As Recital (7a) admits, at this stage of the pandemic, it is still unclear whether vaccines prevent transmission of COVID-19. Therefore, in my opinion, until we have sound scientific evidence about each vaccine’s safety and effectiveness, we should not differentiate between them and, through them, between citizens. I do not see any reason why we should think that eastern vaccines or EU citizens who got vaccinated with them present a significant risk to public health, why each Member State should decide themselves if they take that risk through negotiating bilateral agreements on acceptance.
Even if Article 1 of the proposal states that it does not establish any additional formality or requirement for exercising free movement, it could restrict it, since those EU citizens who do not hold a Certificate can be required to comply with quarantine orders or to get tested for COVID-19, even though they did get vaccinated (even if not with the preferred vaccines). In the joined cases of C-570/07 and C-571/07 (Reasoning 44) or C-108/09 (Reasoning 58) the Court of Justice of the European Union pointed out that Member States are obligated to determine the level of protection which they wish to afford to public health and the way in which that level is to be achieved.
From this aspect, the EU tries to strike a balance between its own values and interests. On the one hand, it wants to provide a measure of discretion to the Member States in connection with vaccines which are not authorised by the EMA but listed by the WHO with a rhetoric as a risky choice. On the other hand, the Proposal determines the principle of non-discrimination as well as the necessity and proportionality of restrictions on free movement in its Recital but seemingly forgets to work them into the normative text of the regulation.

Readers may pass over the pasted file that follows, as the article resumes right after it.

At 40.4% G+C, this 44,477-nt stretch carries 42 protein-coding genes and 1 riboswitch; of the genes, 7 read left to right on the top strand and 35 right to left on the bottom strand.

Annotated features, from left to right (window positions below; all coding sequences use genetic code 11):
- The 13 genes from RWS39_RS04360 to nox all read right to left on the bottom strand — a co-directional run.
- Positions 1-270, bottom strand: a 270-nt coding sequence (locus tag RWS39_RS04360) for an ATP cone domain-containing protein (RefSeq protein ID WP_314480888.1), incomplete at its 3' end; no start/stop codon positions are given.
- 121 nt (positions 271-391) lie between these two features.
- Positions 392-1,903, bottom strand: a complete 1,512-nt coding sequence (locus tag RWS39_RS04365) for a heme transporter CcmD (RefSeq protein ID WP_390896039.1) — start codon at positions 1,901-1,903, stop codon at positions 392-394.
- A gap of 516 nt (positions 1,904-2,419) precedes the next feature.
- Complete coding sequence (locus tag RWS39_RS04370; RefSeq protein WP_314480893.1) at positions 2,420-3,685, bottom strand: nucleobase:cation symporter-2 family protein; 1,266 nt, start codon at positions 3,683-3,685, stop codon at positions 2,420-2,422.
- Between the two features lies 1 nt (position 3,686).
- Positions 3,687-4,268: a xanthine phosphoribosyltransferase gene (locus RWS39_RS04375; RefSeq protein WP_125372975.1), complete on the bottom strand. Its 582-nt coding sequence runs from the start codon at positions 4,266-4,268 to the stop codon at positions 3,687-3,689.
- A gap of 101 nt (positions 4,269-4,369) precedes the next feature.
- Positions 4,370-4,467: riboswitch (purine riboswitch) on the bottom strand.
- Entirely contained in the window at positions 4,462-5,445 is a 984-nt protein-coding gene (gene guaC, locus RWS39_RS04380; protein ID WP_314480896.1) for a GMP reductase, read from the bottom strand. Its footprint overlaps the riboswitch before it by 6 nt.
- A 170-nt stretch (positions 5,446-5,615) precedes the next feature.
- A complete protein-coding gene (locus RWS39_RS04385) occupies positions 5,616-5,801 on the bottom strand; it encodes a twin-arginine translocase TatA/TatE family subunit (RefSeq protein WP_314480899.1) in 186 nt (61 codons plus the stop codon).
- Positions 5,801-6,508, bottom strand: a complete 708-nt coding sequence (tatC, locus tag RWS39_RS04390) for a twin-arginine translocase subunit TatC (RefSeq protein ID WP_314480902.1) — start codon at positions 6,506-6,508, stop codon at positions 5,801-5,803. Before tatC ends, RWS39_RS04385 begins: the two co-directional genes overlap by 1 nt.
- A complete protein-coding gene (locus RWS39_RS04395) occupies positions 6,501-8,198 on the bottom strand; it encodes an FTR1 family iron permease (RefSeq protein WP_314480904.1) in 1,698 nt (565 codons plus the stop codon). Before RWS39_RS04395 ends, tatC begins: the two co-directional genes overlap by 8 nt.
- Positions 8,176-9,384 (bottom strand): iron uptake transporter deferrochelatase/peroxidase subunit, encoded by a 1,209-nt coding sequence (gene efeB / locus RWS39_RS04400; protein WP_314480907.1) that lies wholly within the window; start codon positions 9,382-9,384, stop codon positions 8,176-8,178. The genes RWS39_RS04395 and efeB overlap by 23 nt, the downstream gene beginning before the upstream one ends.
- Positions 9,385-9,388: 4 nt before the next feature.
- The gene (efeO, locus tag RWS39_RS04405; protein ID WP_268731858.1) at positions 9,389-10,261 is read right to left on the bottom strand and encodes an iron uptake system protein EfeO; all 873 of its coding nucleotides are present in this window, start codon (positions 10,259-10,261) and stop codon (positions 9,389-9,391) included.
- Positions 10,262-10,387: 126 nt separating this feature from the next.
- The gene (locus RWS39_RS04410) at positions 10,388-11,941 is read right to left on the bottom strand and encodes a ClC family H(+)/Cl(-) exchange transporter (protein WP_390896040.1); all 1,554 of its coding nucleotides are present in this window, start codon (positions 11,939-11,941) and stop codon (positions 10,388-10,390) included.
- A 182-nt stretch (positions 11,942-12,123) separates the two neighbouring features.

Before finally giving a green light to the Green Passport academically speaking, such questions of inconsistency should first be addressed more thoroughly.
Luca SEVARACZ is a Hungarian fourth-year law student at the University of Szeged, Hungary. She is currently a teacher’s assistant at the Institute of Public Law. Her work experience includes voluntary work at different non-governmental organizations as well as an internship at the Office of the National Assembly. She was awarded 3rd place in one of the sections of Constitutional Law at the Scientific Students’ Associations Conference in 2021. She is the Vice President in charge of Academic Activities in European Law Students’ Association (ELSA), Szeged.
Her current research is on the position of a neutral state within the election campaign as far as the jurisprudence of the Hungarian Constitutional Court, the Curia and the National Election Committee are concerned.